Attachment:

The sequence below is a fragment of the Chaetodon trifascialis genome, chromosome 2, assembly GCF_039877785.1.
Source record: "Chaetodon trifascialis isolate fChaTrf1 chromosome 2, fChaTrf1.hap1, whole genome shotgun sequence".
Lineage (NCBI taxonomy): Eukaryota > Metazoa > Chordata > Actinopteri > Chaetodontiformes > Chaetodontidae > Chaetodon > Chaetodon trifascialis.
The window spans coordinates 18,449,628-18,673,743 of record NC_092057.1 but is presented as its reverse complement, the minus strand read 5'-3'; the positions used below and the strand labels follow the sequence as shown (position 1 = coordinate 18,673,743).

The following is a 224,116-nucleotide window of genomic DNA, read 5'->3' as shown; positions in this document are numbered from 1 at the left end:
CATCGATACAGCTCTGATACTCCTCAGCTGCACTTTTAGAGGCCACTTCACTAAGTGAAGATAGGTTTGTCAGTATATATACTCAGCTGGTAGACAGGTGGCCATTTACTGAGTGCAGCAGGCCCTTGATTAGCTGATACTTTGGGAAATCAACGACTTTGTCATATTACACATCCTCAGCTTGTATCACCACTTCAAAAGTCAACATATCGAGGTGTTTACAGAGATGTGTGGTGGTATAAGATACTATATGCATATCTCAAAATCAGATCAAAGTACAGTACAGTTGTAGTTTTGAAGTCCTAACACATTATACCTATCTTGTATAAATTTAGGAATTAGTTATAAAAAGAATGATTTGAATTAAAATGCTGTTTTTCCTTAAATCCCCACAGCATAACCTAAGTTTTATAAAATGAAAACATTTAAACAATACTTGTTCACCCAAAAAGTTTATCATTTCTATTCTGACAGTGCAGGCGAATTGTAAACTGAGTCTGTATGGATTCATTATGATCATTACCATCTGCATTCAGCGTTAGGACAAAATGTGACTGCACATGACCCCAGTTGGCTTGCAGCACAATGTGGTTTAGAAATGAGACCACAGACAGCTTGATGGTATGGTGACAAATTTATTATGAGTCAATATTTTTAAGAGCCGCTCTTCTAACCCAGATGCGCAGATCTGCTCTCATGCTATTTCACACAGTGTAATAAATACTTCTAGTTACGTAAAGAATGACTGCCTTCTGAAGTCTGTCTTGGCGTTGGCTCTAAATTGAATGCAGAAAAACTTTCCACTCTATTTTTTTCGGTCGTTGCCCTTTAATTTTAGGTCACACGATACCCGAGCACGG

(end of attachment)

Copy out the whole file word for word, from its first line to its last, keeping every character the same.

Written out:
The sequence below is a fragment of the Chaetodon trifascialis genome, chromosome 2, assembly GCF_039877785.1.
Source record: "Chaetodon trifascialis isolate fChaTrf1 chromosome 2, fChaTrf1.hap1, whole genome shotgun sequence".
Lineage (NCBI taxonomy): Eukaryota > Metazoa > Chordata > Actinopteri > Chaetodontiformes > Chaetodontidae > Chaetodon > Chaetodon trifascialis.
The window spans coordinates 18,449,628-18,673,743 of record NC_092057.1 but is presented as its reverse complement, the minus strand read 5'-3'; the positions used below and the strand labels follow the sequence as shown (position 1 = coordinate 18,673,743).

The following is a 224,116-nucleotide window of genomic DNA, read 5'->3' as shown; positions in this document are numbered from 1 at the left end:
CATCGATACAGCTCTGATACTCCTCAGCTGCACTTTTAGAGGCCACTTCACTAAGTGAAGATAGGTTTGTCAGTATATATACTCAGCTGGTAGACAGGTGGCCATTTACTGAGTGCAGCAGGCCCTTGATTAGCTGATACTTTGGGAAATCAACGACTTTGTCATATTACACATCCTCAGCTTGTATCACCACTTCAAAAGTCAACATATCGAGGTGTTTACAGAGATGTGTGGTGGTATAAGATACTATATGCATATCTCAAAATCAGATCAAAGTACAGTACAGTTGTAGTTTTGAAGTCCTAACACATTATACCTATCTTGTATAAATTTAGGAATTAGTTATAAAAAGAATGATTTGAATTAAAATGCTGTTTTTCCTTAAATCCCCACAGCATAACCTAAGTTTTATAAAATGAAAACATTTAAACAATACTTGTTCACCCAAAAAGTTTATCATTTCTATTCTGACAGTGCAGGCGAATTGTAAACTGAGTCTGTATGGATTCATTATGATCATTACCATCTGCATTCAGCGTTAGGACAAAATGTGACTGCACATGACCCCAGTTGGCTTGCAGCACAATGTGGTTTAGAAATGAGACCACAGACAGCTTGATGGTATGGTGACAAATTTATTATGAGTCAATATTTTTAAGAGCCGCTCTTCTAACCCAGATGCGCAGATCTGCTCTCATGCTATTTCACACAGTGTAATAAATACTTCTAGTTACGTAAAGAATGACTGCCTTCTGAAGTCTGTCTTGGCGTTGGCTCTAAATTGAATGCAGAAAAACTTTCCACTCTATTTTTTTCGGTCGTTGCCCTTTAATTTTAGGTCACACGATACCCGAGCACGG